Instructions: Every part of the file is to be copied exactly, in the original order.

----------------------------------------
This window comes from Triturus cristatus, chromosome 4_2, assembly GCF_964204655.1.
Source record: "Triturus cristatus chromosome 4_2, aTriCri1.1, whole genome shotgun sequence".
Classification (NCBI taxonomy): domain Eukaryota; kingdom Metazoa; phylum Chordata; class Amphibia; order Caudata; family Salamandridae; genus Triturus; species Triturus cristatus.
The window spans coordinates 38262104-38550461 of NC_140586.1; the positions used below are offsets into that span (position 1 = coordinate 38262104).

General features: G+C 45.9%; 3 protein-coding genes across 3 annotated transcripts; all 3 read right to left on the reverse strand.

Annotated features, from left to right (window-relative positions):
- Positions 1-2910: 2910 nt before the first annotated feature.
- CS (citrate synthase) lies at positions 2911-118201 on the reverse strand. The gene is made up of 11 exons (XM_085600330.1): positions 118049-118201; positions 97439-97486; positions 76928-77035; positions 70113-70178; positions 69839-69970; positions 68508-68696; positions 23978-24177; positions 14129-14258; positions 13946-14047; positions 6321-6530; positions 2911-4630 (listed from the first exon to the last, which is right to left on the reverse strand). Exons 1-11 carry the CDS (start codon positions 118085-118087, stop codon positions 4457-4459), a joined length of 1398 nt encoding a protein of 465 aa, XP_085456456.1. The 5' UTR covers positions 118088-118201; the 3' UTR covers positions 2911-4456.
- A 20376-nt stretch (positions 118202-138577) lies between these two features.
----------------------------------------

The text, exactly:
This window comes from Triturus cristatus, chromosome 4_2, assembly GCF_964204655.1.
Source record: "Triturus cristatus chromosome 4_2, aTriCri1.1, whole genome shotgun sequence".
Classification (NCBI taxonomy): domain Eukaryota; kingdom Metazoa; phylum Chordata; class Amphibia; order Caudata; family Salamandridae; genus Triturus; species Triturus cristatus.
The window spans coordinates 38262104-38550461 of NC_140586.1; the positions used below are offsets into that span (position 1 = coordinate 38262104).

General features: G+C 45.9%; 3 protein-coding genes across 3 annotated transcripts; all 3 read right to left on the reverse strand.

Annotated features, from left to right (window-relative positions):
- Positions 1-2910: 2910 nt before the first annotated feature.
- CS (citrate synthase) lies at positions 2911-118201 on the reverse strand. The gene is made up of 11 exons (XM_085600330.1): positions 118049-118201; positions 97439-97486; positions 76928-77035; positions 70113-70178; positions 69839-69970; positions 68508-68696; positions 23978-24177; positions 14129-14258; positions 13946-14047; positions 6321-6530; positions 2911-4630 (listed from the first exon to the last, which is right to left on the reverse strand). Exons 1-11 carry the CDS (start codon positions 118085-118087, stop codon positions 4457-4459), a joined length of 1398 nt encoding a protein of 465 aa, XP_085456456.1. The 5' UTR covers positions 118088-118201; the 3' UTR covers positions 2911-4456.
- A 20376-nt stretch (positions 118202-138577) lies between these two features.